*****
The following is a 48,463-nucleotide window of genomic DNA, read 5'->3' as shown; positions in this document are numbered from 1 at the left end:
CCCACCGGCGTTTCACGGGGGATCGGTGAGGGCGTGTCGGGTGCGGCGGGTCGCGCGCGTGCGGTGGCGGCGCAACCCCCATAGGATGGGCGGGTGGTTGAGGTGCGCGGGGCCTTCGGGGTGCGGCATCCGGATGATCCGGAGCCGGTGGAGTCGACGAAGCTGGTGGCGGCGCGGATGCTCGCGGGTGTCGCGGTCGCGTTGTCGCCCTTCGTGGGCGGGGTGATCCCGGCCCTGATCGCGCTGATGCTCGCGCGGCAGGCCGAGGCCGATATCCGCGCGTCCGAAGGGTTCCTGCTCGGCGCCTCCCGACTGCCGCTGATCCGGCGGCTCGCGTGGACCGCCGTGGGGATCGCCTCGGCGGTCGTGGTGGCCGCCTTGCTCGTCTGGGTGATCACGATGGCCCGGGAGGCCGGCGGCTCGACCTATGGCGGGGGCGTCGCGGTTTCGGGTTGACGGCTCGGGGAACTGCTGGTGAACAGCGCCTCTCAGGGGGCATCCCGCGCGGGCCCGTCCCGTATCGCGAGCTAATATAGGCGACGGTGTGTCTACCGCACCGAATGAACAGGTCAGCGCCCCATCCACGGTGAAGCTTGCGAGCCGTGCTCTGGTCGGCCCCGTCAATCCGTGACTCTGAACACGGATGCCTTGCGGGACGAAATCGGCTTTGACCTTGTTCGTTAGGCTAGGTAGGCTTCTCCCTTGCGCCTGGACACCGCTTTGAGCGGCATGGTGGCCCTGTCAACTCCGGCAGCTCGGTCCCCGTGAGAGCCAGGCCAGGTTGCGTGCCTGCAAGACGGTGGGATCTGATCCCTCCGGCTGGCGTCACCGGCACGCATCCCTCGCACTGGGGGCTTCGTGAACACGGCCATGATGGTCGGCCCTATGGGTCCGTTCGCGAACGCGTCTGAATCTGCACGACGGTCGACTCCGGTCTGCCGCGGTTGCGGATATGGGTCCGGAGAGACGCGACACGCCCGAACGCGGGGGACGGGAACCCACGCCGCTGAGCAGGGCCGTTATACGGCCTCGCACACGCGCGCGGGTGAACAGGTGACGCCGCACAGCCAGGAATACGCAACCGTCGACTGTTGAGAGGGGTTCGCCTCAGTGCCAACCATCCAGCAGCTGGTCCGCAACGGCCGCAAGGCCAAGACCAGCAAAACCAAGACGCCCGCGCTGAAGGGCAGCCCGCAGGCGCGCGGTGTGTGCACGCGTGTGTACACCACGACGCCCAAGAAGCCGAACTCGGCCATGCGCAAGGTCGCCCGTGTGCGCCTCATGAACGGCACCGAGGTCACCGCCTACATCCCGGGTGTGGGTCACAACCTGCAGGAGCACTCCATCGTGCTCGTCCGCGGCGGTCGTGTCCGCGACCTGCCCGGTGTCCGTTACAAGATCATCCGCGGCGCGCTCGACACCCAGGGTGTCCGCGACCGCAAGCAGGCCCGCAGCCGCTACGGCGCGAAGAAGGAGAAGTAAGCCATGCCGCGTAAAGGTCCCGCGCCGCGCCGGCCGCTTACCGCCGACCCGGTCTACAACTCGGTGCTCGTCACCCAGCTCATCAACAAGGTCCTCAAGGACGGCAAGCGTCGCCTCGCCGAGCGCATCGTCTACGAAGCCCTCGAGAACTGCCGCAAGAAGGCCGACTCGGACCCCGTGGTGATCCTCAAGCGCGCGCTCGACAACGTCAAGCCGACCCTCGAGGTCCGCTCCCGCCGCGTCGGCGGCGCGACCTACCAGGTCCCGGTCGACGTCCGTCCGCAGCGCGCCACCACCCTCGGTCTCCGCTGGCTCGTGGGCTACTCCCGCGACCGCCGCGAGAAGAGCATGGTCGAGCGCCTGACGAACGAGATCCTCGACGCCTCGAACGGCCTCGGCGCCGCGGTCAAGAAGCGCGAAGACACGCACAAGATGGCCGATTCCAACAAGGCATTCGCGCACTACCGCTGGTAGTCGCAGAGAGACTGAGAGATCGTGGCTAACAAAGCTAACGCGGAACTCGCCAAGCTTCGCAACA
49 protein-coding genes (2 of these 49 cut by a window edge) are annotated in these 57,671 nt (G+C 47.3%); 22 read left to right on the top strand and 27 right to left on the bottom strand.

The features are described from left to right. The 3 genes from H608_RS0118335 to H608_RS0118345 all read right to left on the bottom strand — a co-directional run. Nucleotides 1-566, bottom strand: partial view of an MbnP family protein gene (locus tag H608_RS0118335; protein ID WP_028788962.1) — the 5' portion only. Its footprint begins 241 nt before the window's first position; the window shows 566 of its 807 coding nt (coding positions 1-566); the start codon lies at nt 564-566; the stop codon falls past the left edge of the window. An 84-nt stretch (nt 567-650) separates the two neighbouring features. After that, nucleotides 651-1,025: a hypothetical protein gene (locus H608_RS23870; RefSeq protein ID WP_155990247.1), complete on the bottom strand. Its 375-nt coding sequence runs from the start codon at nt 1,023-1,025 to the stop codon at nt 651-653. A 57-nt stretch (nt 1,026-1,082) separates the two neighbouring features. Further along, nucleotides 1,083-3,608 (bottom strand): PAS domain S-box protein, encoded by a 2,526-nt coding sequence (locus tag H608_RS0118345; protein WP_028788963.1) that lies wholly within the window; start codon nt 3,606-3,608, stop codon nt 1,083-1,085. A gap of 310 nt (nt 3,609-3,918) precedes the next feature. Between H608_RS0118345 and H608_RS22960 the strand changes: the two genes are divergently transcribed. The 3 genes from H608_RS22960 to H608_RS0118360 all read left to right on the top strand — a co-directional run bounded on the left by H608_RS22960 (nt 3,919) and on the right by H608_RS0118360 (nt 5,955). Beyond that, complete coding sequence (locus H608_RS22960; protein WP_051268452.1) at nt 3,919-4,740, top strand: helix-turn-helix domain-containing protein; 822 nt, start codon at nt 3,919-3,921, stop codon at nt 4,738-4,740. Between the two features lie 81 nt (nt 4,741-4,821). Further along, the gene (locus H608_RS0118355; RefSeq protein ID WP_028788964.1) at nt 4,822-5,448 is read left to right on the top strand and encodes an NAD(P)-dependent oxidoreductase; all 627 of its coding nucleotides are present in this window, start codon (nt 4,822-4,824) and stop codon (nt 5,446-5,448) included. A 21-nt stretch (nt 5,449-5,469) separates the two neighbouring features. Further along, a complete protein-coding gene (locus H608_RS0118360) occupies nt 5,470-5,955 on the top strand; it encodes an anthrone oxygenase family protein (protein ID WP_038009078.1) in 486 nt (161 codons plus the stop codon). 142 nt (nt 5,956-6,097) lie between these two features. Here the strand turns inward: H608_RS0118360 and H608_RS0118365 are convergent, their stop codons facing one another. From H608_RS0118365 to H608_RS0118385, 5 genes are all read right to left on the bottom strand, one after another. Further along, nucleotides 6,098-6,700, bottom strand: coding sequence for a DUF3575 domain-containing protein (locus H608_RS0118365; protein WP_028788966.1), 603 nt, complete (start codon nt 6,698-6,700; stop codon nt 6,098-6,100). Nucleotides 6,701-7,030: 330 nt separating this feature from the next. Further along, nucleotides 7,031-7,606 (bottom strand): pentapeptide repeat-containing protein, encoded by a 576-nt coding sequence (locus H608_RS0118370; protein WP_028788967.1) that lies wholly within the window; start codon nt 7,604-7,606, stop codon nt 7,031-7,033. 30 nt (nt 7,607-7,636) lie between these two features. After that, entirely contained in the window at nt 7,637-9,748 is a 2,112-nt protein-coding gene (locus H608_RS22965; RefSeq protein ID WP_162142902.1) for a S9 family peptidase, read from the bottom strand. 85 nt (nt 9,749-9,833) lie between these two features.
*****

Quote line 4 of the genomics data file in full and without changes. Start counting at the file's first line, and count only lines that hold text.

The features are described from left to right. The 3 genes from H608_RS0118335 to H608_RS0118345 all read right to left on the bottom strand — a co-directional run. Nucleotides 1-566, bottom strand: partial view of an MbnP family protein gene (locus tag H608_RS0118335; protein ID WP_028788962.1) — the 5' portion only. Its footprint begins 241 nt before the window's first position; the window shows 566 of its 807 coding nt (coding positions 1-566); the start codon lies at nt 564-566; the stop codon falls past the left edge of the window. An 84-nt stretch (nt 567-650) separates the two neighbouring features. After that, nucleotides 651-1,025: a hypothetical protein gene (locus H608_RS23870; RefSeq protein ID WP_155990247.1), complete on the bottom strand. Its 375-nt coding sequence runs from the start codon at nt 1,023-1,025 to the stop codon at nt 651-653. A 57-nt stretch (nt 1,026-1,082) separates the two neighbouring features. Further along, nucleotides 1,083-3,608 (bottom strand): PAS domain S-box protein, encoded by a 2,526-nt coding sequence (locus tag H608_RS0118345; protein WP_028788963.1) that lies wholly within the window; start codon nt 3,606-3,608, stop codon nt 1,083-1,085. A gap of 310 nt (nt 3,609-3,918) precedes the next feature. Between H608_RS0118345 and H608_RS22960 the strand changes: the two genes are divergently transcribed. The 3 genes from H608_RS22960 to H608_RS0118360 all read left to right on the top strand — a co-directional run bounded on the left by H608_RS22960 (nt 3,919) and on the right by H608_RS0118360 (nt 5,955). Beyond that, complete coding sequence (locus H608_RS22960; protein WP_051268452.1) at nt 3,919-4,740, top strand: helix-turn-helix domain-containing protein; 822 nt, start codon at nt 3,919-3,921, stop codon at nt 4,738-4,740. Between the two features lie 81 nt (nt 4,741-4,821). Further along, the gene (locus H608_RS0118355; RefSeq protein ID WP_028788964.1) at nt 4,822-5,448 is read left to right on the top strand and encodes an NAD(P)-dependent oxidoreductase; all 627 of its coding nucleotides are present in this window, start codon (nt 4,822-4,824) and stop codon (nt 5,446-5,448) included. A 21-nt stretch (nt 5,449-5,469) separates the two neighbouring features. Further along, a complete protein-coding gene (locus H608_RS0118360) occupies nt 5,470-5,955 on the top strand; it encodes an anthrone oxygenase family protein (protein ID WP_038009078.1) in 486 nt (161 codons plus the stop codon). 142 nt (nt 5,956-6,097) lie between these two features. Here the strand turns inward: H608_RS0118360 and H608_RS0118365 are convergent, their stop codons facing one another. From H608_RS0118365 to H608_RS0118385, 5 genes are all read right to left on the bottom strand, one after another. Further along, nucleotides 6,098-6,700, bottom strand: coding sequence for a DUF3575 domain-containing protein (locus H608_RS0118365; protein WP_028788966.1), 603 nt, complete (start codon nt 6,698-6,700; stop codon nt 6,098-6,100). Nucleotides 6,701-7,030: 330 nt separating this feature from the next. Further along, nucleotides 7,031-7,606 (bottom strand): pentapeptide repeat-containing protein, encoded by a 576-nt coding sequence (locus H608_RS0118370; protein WP_028788967.1) that lies wholly within the window; start codon nt 7,604-7,606, stop codon nt 7,031-7,033. 30 nt (nt 7,607-7,636) lie between these two features. After that, entirely contained in the window at nt 7,637-9,748 is a 2,112-nt protein-coding gene (locus H608_RS22965; RefSeq protein ID WP_162142902.1) for a S9 family peptidase, read from the bottom strand. 85 nt (nt 9,749-9,833) lie between these two features.